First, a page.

This is a picture of Jem’s colleague and pupil, Larry Foley, who went on to become the Australian Champion.

On 30 Nov Jem boxed an exhibition bout with Larry Foley at Mace’s Athletic Hall.

He promoted Foley v Newton at Mace’s Athletic Hall. He charged £1 admission and the boxers split the gate money. This was the first time this method of payment was used in Australia.

On 14 Dec 1878 Jem boxed an exhibition with Jack Thompson.

On a visit to Tasmania he bought a chestnut gelding steeplechaser  called Express which won at the Hobart Cup with jockey Sam Floyd but was disqualified for going the wrong side of a flag. Express then won a hurdle race at Sydney with F Hill as jockey, but failed to win anything afterwards.

Jem found himself short of a manager for the Victoria Racing Club so he sold the Alma Road house and his “superior furniture and effects” were auctioned without reserve on 27 Jan 1879. He and his family then moved into the Victoria Racing Club. The style in which he had been living can be judged by the adjacent auction details.

In 1879 a partner, Austin Saqui, joined Jem and took over the day to day running of the Victoria Racing Club.

Jem and Joe Thompson organised a prize fight to LPR rules between Larry Foley and the Australian Champion Abe Hicken at £1,000 a side stakes.

On 20 Mar 1879 the fight took place on the New South Wales side of the border at Murrumbidgee Reef to avoid the Victoria Police. Foley won and took the Australian Title. A few days later Jem, Joe Thompson, Foley and Hicken were all arrested. There was a public outcry, the cases were dropped and an official enquiry was held into the Victorian Police’s conduct. However the Police effectively prevailed, this fight proved to be the last “prize fight” in Australia.

Jem probably used the proceeds of this venture to purchase the lease and furnish Apsley Villa, Robe Street, St Kilda, Melbourne. This house was bigger and was furnished even more luxuriously than Lambeth Villa. From  the sale description, it appears likely that he needed to employ 6 staff to run this house. (groom, gardener, cook, nurse, two indoor staff)

On 29 Mar 1879 Jem and Larry Foley arrived in Sydney from Melbourne in the ship “Ly-ee Moon.”

On 19 Apr Jem fought an exhibition bout with Larry Foley at the Guild Hall, Sydney.

From 23 Jun 1879 to 3 Jan 1880 Jem fought a series of exhibition bouts with Jack Thompson at Mace’s Athletic Hall, Melbourne.

During Feb 1880 Jem fought a series of exhibition bouts in Hobart, Tasmania.

On 28 Feb and 6 Mar Jem fought exhibition bouts with Jack Thompson at Mace’s Athletic Hall.

On 17 Mar 1880 Jem is reported as owning 2 racehorses, a brown steeplechaser, Carlisle and the chestnut gelding steeplechaser Express.

In 1878 there was an important change to Australian law. The government of Victoria bowed to public pressure and legalised glove boxing, although bare fist “prize fighting” remained illegal.

1878 - 1880 …… Larry Foley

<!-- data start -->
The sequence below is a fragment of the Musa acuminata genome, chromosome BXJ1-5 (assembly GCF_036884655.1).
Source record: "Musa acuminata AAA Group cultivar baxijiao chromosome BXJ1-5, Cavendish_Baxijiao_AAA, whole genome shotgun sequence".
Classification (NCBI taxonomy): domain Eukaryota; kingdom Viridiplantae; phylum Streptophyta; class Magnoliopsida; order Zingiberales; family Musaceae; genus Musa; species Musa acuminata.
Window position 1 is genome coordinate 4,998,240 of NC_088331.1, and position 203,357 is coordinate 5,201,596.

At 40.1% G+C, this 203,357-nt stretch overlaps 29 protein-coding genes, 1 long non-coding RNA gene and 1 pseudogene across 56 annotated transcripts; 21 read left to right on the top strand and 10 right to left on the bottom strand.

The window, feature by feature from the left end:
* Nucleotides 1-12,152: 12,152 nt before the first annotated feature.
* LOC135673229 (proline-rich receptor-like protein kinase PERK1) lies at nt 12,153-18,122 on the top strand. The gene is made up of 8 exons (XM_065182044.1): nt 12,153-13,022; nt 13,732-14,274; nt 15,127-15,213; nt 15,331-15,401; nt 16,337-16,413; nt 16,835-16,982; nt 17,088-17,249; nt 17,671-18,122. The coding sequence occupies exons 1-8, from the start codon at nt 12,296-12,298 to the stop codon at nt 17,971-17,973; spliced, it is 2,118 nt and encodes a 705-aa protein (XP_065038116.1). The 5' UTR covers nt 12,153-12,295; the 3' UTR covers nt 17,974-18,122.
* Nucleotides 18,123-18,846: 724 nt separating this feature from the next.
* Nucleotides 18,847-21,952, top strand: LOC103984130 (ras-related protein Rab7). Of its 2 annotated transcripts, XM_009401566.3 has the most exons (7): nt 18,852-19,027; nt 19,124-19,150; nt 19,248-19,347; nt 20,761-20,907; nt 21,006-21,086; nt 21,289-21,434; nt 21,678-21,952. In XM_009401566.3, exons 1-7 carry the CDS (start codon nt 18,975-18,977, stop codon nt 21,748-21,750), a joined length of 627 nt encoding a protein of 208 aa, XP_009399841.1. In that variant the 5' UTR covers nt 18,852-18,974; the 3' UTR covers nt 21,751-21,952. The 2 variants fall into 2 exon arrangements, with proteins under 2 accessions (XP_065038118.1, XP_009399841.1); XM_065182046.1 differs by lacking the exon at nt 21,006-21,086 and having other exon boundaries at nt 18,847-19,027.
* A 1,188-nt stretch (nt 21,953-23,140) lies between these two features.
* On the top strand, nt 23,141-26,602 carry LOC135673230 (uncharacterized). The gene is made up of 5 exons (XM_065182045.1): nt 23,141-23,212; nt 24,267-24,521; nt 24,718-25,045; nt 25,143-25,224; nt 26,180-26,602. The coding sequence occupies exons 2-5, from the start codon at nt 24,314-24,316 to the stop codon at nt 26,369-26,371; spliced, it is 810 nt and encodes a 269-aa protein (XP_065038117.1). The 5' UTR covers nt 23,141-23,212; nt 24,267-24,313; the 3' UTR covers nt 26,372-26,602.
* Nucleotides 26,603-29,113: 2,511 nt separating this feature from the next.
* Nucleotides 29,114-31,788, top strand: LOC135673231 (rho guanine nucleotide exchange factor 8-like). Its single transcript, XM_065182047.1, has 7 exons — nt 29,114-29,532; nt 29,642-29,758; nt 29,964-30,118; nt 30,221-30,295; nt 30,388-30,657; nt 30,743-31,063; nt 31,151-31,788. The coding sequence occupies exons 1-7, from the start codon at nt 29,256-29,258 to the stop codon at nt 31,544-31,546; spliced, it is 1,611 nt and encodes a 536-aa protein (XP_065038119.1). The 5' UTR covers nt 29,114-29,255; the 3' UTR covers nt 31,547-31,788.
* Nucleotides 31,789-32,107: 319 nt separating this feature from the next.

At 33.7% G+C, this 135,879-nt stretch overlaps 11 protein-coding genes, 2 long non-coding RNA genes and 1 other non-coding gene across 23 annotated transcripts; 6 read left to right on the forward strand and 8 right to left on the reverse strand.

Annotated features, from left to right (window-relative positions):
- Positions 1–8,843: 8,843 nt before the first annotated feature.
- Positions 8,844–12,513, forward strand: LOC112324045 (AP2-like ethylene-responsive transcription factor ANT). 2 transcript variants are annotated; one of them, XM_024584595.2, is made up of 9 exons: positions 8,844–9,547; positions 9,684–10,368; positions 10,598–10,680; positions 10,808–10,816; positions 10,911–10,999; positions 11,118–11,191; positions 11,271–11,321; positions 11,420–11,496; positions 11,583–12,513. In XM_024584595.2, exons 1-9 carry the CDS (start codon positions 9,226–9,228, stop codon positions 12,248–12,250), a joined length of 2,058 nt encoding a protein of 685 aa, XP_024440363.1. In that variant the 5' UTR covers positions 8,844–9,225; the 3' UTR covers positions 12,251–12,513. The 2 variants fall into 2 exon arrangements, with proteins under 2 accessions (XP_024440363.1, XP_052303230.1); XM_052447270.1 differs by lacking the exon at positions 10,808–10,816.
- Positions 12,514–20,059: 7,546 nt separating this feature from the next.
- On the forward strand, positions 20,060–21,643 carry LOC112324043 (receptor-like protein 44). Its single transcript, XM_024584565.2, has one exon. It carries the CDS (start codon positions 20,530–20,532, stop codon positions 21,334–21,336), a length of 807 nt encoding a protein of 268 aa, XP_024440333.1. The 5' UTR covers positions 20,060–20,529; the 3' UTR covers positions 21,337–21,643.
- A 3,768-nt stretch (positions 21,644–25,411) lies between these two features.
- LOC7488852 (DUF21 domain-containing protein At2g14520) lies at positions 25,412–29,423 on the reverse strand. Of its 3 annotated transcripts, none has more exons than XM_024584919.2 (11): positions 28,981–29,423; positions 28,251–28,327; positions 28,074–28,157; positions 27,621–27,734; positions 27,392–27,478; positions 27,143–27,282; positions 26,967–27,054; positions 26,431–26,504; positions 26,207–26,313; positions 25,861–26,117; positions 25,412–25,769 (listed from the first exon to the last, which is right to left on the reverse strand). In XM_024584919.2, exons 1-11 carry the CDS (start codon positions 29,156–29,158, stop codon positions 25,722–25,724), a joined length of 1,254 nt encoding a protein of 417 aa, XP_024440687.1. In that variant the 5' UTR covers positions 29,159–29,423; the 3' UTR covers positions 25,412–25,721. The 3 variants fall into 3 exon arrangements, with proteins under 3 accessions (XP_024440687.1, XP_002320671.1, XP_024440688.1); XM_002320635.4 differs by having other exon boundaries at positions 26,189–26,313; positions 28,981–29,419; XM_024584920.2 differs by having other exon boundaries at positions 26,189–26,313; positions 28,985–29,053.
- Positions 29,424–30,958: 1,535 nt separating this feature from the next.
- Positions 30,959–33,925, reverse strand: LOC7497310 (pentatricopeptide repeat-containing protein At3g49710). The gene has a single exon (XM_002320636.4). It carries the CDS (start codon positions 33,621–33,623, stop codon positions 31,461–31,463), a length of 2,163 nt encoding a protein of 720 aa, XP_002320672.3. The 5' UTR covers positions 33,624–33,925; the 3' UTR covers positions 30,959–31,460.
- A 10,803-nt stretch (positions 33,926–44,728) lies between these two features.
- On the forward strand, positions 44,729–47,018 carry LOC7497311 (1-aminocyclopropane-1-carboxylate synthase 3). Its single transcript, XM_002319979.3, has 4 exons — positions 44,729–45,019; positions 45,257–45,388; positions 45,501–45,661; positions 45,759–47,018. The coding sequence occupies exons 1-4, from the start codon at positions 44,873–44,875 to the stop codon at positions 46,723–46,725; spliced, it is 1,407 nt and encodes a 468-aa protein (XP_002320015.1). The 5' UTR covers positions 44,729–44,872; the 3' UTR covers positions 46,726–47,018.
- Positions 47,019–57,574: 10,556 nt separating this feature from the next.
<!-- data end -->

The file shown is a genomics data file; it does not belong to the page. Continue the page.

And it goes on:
As the following 2 cuttings from the Melbourne Argus clearly demonstrate, Jem’s absence gave him staff problems at the Victoria Racing Club. The first cutting is dated 1 Jun 1880 and the second is 5 Nov 1880.

Jem went  to New Zealand in Apr 1880. He stayed for about two months in Timaru and opened a boxing school there.  He then announced that he was to hold the New Zealand amateur championships of boxing. Among the entries was Bob Fitzsimmons who won the inaugural contest, and also the second when he knocked out Herbert Slade, the first acknowledged Maori champion.

Typical of the types of bouts that used to take place in the colony  in these days was the Battle at “Billy Goat Flat”. An area was cleared from tangled bush at the back of the Ruru sawmill, near Nelson Creek. The ring was minus ropes, for which green saplings were used. The posts were squared-off lumber.

Usually in these bush contests the prize was a ten-gallon keg of beer, which was contributed by the partisan spectators. The fighters and referee had the privilege of filling the first glasses (after the bout of course) and as the glasses were of “schooner” size, it did not take long for the trophy to be merrily disposed of. Very few refused to drink the health of the referee, whose frequent declarations of draws appeared to satisfy most.

New Zealand

About Sept 1880 after a long series of repetitive boxing exhibitions and presumably with door receipts falling Jem  stopped  exhibitions at Mace’s Athletic Hall and formed the “Victoria Betting Club”. The following article refers.

The newly-formed Victoria Betting Club, which was opened in Melbourne on Wednesday week, is likely to prove too strong for Tattersall's. It seems the Committee of Tattersall's, without consulting their members, decided on leaving the old rooms at the Prince of Wales and going over to Jem Mace's. The leading bookmakers objected to this arrangement, and have succeeded in getting an exceedingly strong Club together at the old rooms, which have been repaired and put into first-class order since Tatt's went over the road. There are already 125 names enrolled on the members' list.

In 1880 Jem  bought out his partner Austin Saqui. Opposite is an advertisement dated 31 Dec 1880 stating Jem  is now solely in charge.

Jem then took on a manager, Graham Carrick, to run the Victoria Racing Club.

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